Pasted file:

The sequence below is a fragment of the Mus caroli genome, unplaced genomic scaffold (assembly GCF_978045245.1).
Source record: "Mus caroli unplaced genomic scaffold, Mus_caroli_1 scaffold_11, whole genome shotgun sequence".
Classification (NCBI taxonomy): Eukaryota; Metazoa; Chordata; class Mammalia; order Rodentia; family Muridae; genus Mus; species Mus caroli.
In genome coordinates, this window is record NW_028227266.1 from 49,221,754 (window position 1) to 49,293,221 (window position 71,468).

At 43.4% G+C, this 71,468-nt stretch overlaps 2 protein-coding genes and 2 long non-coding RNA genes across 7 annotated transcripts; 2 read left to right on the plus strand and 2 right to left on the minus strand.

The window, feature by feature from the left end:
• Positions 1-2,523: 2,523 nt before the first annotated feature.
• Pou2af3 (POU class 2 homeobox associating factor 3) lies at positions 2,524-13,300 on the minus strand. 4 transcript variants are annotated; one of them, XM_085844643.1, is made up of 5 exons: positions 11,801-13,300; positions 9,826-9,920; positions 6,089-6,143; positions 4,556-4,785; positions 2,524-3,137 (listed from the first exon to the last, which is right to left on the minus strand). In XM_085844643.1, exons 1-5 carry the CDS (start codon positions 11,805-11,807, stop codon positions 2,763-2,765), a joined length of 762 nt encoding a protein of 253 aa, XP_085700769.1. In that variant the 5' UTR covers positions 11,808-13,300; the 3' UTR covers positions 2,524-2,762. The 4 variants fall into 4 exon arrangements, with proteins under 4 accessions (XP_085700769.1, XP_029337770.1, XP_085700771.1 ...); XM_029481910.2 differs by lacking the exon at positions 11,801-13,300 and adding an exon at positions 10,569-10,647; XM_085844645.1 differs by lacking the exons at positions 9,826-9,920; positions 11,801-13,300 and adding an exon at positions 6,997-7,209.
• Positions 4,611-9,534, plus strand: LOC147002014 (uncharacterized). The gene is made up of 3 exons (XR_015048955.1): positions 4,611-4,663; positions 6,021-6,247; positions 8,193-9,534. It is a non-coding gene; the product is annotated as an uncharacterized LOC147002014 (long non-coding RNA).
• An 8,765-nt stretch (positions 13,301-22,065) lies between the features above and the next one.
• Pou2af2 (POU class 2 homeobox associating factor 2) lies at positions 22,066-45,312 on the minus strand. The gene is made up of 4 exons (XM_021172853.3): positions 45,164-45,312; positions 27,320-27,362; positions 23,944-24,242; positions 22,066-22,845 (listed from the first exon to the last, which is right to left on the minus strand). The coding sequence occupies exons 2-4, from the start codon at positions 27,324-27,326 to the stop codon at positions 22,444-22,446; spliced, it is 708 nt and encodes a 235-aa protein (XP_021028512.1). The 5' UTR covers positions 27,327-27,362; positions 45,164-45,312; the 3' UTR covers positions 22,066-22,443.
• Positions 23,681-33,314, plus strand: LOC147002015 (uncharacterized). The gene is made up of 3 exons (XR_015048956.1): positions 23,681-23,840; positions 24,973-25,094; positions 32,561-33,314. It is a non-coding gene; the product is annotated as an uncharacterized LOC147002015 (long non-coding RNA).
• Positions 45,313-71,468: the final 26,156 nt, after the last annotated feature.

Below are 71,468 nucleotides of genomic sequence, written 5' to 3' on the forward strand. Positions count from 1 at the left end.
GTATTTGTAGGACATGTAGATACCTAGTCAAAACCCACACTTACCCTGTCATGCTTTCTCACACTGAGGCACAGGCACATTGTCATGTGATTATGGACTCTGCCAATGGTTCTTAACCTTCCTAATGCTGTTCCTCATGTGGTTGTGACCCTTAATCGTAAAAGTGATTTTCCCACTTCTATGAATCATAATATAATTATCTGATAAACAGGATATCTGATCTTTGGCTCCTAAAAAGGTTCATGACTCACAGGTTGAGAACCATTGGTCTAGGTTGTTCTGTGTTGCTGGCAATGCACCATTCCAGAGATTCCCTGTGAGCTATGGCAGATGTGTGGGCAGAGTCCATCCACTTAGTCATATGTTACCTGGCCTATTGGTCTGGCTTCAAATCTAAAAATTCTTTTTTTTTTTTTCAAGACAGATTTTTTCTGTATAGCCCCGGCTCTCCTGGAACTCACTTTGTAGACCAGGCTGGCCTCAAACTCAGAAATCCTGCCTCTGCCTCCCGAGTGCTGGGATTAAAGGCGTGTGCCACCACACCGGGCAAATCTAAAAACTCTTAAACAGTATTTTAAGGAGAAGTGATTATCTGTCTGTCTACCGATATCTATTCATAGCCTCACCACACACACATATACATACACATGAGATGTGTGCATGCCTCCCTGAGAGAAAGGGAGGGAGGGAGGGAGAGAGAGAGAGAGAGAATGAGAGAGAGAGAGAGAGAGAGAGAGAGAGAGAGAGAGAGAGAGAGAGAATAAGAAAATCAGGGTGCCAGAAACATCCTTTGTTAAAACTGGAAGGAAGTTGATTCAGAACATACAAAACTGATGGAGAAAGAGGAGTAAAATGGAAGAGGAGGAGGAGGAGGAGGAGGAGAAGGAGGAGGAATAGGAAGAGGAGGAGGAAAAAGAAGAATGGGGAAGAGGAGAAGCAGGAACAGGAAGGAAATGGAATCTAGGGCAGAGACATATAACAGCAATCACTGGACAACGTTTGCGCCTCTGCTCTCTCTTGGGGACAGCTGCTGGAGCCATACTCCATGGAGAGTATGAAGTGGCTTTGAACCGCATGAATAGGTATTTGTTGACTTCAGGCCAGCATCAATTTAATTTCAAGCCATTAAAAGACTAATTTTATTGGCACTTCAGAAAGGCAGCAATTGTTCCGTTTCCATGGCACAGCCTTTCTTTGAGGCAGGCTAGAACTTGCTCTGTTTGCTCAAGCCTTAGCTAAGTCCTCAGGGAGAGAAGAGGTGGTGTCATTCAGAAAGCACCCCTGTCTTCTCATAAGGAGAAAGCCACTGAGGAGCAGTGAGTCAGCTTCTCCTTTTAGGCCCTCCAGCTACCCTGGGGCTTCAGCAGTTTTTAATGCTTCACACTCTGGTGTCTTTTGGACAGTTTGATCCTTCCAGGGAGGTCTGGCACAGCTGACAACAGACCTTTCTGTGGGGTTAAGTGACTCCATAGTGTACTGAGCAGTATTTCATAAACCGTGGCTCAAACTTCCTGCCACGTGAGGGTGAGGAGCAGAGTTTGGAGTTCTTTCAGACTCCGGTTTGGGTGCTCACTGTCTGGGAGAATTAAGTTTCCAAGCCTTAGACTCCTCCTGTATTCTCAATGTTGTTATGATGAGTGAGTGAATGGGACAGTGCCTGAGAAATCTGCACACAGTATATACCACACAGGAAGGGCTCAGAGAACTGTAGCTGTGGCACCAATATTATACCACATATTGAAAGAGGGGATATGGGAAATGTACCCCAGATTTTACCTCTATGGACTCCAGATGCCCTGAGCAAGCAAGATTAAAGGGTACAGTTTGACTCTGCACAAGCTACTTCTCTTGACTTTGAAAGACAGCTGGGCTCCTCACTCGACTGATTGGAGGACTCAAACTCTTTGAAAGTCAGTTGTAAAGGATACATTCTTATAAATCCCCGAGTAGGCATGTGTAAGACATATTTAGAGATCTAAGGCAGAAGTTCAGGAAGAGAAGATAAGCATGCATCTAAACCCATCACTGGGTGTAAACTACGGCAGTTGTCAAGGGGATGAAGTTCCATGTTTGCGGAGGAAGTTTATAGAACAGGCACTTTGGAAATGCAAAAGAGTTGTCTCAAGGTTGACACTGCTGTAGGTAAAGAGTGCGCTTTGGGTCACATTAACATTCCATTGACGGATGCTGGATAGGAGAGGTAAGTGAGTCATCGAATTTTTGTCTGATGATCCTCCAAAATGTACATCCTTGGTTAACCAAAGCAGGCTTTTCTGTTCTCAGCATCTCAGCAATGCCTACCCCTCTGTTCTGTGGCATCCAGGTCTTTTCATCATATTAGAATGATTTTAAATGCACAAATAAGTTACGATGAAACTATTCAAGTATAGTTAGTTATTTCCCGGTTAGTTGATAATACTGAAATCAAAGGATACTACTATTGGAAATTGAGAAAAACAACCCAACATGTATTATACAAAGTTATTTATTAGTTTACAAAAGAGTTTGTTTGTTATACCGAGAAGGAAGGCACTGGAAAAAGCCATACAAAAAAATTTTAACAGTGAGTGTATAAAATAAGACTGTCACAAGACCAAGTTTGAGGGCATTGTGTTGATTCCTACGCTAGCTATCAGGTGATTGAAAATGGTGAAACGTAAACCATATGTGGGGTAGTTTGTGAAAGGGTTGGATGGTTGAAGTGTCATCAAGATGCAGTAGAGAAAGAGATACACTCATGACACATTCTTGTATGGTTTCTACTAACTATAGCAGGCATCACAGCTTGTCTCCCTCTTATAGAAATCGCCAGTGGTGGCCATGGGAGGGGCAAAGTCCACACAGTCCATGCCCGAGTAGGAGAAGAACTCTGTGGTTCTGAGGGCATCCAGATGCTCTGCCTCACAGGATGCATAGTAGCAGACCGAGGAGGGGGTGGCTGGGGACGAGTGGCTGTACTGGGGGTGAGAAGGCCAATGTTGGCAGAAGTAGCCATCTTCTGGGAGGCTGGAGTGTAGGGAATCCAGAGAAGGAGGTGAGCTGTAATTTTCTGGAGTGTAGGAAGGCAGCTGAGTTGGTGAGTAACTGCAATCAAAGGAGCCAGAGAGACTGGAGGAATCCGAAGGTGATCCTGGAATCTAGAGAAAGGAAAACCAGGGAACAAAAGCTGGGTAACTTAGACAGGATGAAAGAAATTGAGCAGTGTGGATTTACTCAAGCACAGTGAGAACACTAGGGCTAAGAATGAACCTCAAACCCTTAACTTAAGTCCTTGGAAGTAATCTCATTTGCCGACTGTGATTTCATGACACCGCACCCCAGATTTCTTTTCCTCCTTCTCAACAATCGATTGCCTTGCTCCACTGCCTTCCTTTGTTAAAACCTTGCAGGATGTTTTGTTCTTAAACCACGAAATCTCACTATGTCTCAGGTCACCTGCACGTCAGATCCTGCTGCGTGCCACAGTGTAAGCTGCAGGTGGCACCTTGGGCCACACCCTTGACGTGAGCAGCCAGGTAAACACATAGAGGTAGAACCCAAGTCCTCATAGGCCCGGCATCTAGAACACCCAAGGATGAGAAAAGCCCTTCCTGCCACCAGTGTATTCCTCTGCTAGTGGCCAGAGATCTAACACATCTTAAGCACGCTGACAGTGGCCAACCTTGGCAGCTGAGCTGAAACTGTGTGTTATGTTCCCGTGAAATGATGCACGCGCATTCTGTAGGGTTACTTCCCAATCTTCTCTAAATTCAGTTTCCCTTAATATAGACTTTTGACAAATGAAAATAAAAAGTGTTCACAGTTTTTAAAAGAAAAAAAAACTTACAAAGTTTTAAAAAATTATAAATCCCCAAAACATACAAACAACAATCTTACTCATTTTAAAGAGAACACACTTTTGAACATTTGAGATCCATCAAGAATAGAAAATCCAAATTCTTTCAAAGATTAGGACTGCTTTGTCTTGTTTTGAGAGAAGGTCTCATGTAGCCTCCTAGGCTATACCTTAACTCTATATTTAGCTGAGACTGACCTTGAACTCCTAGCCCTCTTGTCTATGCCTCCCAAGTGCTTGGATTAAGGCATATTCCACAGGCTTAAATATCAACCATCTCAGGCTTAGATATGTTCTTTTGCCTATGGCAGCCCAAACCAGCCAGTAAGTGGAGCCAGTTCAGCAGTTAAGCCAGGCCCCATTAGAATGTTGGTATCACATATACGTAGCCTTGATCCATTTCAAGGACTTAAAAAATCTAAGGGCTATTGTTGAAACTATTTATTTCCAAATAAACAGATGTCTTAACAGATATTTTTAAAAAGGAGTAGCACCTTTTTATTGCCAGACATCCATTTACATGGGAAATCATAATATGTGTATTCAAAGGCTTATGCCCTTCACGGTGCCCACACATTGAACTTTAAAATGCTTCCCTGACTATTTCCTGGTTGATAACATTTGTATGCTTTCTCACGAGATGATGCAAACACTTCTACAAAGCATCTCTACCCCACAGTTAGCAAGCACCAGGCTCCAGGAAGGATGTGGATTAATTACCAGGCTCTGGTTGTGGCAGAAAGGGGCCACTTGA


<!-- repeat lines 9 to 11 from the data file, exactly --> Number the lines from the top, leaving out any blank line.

• Positions 4,611-9,534, plus strand: LOC147002014 (uncharacterized). The gene is made up of 3 exons (XR_015048955.1): positions 4,611-4,663; positions 6,021-6,247; positions 8,193-9,534. It is a non-coding gene; the product is annotated as an uncharacterized LOC147002014 (long non-coding RNA).
• An 8,765-nt stretch (positions 13,301-22,065) lies between the features above and the next one.
• Pou2af2 (POU class 2 homeobox associating factor 2) lies at positions 22,066-45,312 on the minus strand. The gene is made up of 4 exons (XM_021172853.3): positions 45,164-45,312; positions 27,320-27,362; positions 23,944-24,242; positions 22,066-22,845 (listed from the first exon to the last, which is right to left on the minus strand). The coding sequence occupies exons 2-4, from the start codon at positions 27,324-27,326 to the stop codon at positions 22,444-22,446; spliced, it is 708 nt and encodes a 235-aa protein (XP_021028512.1). The 5' UTR covers positions 27,327-27,362; positions 45,164-45,312; the 3' UTR covers positions 22,066-22,443.